When Ivis retired, she learned to cycle - and then she taught others to cycle too

Sara Sanderson - 21 czerwca 2017

Throughout her life, the opportunity to learn to ride a bicycle didn’t present itself until at age 67, Ivis finally learned how to cycle with the help of a coach.

Growing up in the Caribbean, Ivis didn’t have her own bike. When she’d been able to borrow one and had someone helping her, Ivis would fall off as soon as she realised her helper had let go. This happened repeatedly, and after one too many falls Ivis decided cycling wasn’t for her: “I got so many grazes and cuts that I decided I couldn’t be bothered”.

It wasn’t until she retired from nursing that Ivis started to look for ways to stay physically active. The long and unpredictable hours of being a midwife had meant any form of exercise other than walking were not possible due to time and sheer exhaustion.

“The job was so demanding that I couldn’t do any other exercise. My feet were so tired,” says Ivis. “So once I retired I knew I would need to take up some other activities for my physical health and wellbeing.”

So, when her friend Angela told her she could learn to ride at her local community centre, with free access to bikes and taught by a professional Sustrans trainer, Ivis decided it was now or never and grabbed the opportunity with both hands.

The first session with her trainer, Donna, was certainly eventful. Ivis had not long purchased a pair of expensive glasses. On her first cycling lesson she applied too much pressure to the brakes and promptly flew over the handlebars and scratched up the bike and her brand new glasses. Undeterred, she declared to herself: “I’m not going to scratch up me glasses for no reason. I must carry on now and learn to cycle”.

Donna also helped her learn to balance, which Ivis feels had been the issue as a child. Once Ivis could balance properly her confidence grew tremendously.

Another motivating factor for sticking with it was her friend Angela who was cycling well under the programme and Ivis enjoyed the friendly competition between them to keep going.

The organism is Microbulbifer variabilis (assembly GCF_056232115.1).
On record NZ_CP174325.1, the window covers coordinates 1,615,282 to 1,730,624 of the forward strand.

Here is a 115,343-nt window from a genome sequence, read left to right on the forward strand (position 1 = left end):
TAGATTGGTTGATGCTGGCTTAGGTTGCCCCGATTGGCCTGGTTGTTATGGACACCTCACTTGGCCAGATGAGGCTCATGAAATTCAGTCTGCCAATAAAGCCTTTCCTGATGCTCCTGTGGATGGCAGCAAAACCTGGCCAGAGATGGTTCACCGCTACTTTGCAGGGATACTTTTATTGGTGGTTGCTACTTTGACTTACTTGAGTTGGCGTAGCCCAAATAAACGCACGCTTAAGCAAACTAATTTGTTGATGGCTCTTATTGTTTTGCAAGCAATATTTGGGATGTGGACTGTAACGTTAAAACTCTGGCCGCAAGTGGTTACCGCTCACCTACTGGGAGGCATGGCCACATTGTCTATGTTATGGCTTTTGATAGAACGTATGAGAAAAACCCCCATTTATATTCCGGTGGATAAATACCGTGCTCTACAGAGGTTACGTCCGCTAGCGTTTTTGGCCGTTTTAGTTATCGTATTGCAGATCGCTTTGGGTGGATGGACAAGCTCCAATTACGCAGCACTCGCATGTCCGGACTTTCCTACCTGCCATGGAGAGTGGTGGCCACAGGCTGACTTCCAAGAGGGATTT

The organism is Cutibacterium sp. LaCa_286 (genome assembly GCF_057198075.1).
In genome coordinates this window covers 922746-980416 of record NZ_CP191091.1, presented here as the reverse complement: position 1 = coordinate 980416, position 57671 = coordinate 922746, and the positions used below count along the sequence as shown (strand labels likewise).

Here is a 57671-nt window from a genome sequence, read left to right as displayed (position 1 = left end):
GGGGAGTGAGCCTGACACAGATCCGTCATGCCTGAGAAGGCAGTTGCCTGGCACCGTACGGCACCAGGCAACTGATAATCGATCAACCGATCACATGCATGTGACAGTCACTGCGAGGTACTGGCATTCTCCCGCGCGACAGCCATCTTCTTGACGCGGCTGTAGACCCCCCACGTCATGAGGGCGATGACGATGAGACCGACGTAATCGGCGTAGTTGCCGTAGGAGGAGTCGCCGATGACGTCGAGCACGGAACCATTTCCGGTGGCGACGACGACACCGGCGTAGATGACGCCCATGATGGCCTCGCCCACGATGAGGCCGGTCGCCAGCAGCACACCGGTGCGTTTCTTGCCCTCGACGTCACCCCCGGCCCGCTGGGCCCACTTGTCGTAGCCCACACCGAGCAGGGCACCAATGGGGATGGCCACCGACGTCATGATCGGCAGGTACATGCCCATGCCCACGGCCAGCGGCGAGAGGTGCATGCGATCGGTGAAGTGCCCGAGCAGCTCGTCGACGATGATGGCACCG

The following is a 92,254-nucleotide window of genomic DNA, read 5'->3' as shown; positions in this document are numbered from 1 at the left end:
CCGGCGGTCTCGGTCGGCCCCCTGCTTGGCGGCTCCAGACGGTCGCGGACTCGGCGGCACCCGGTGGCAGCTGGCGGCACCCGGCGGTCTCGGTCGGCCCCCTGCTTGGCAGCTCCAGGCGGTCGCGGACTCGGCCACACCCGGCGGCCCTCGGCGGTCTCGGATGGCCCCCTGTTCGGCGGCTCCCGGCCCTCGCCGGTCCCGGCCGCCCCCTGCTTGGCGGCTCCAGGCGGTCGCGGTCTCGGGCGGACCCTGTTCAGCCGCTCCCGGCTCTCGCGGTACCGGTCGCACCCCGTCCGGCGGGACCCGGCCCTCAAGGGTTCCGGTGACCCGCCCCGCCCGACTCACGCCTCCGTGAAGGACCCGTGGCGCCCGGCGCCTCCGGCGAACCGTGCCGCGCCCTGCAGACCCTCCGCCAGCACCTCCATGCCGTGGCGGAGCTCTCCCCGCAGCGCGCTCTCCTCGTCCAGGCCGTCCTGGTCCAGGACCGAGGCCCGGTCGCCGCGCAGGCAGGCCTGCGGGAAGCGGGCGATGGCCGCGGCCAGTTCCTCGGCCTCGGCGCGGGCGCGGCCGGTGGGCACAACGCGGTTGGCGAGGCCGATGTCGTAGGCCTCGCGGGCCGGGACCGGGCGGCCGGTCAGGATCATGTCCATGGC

Ivis has also taken part in several BetterPoints programmes, most recently the May National Walking Month and the current Breathe that aims to reduce air pollution by encouraging active travel. “I took part in the May walking challenge and was able to walk five consecutive days to win a prize draw entry to win money for a charity of my choice.

“Donna from Sustrans told me about the app. It allows me to know what distance I’ve gone and how I can improve on what I’ve done in the past. It records my activities. I was going to buy a Fitbit but BetterPoints gives me all I need and also has the option to donate to charity.”

“With the Challenge, I thought instead of going out once or twice a week I’d go out more depending on the weather.”

For the Breathe programme Ivis leaves her car at home for shorter trips: “I cycle, as I know it’s good for my health and better for the environment then taking public transport or using my car. I tend to only use my car for longer journeys.”

Ivis enjoyed cycling so much she became a volunteer for Sustrans, to encourage others to learn to ride.

“If someone was scared to cycle I’d explain the age I was when I started and say it’s good to challenge yourself and set a goal and go for it. Have an aim and objective and keep going.”

Sadly, though, the community centre is no longer actively encouraging cycling. “We could do with more incentives to help people join in and go out in a group,” says Ivis, “as it’s great for being social as well as the exercise.”